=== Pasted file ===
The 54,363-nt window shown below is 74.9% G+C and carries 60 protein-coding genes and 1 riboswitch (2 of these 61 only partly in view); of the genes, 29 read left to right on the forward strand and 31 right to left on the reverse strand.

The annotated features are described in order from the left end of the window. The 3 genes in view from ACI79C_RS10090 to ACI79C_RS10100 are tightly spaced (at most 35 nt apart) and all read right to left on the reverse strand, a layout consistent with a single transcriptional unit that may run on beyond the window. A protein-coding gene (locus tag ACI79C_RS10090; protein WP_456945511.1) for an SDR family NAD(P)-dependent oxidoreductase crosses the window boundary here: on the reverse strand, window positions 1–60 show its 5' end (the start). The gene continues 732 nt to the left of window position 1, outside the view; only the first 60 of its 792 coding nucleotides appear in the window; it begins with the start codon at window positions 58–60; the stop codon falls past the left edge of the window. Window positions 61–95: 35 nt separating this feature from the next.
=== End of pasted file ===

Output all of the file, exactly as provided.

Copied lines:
The 54,363-nt window shown below is 74.9% G+C and carries 60 protein-coding genes and 1 riboswitch (2 of these 61 only partly in view); of the genes, 29 read left to right on the forward strand and 31 right to left on the reverse strand.

The annotated features are described in order from the left end of the window. The 3 genes in view from ACI79C_RS10090 to ACI79C_RS10100 are tightly spaced (at most 35 nt apart) and all read right to left on the reverse strand, a layout consistent with a single transcriptional unit that may run on beyond the window. A protein-coding gene (locus tag ACI79C_RS10090; protein WP_456945511.1) for an SDR family NAD(P)-dependent oxidoreductase crosses the window boundary here: on the reverse strand, window positions 1–60 show its 5' end (the start). The gene continues 732 nt to the left of window position 1, outside the view; only the first 60 of its 792 coding nucleotides appear in the window; it begins with the start codon at window positions 58–60; the stop codon falls past the left edge of the window. Window positions 61–95: 35 nt separating this feature from the next.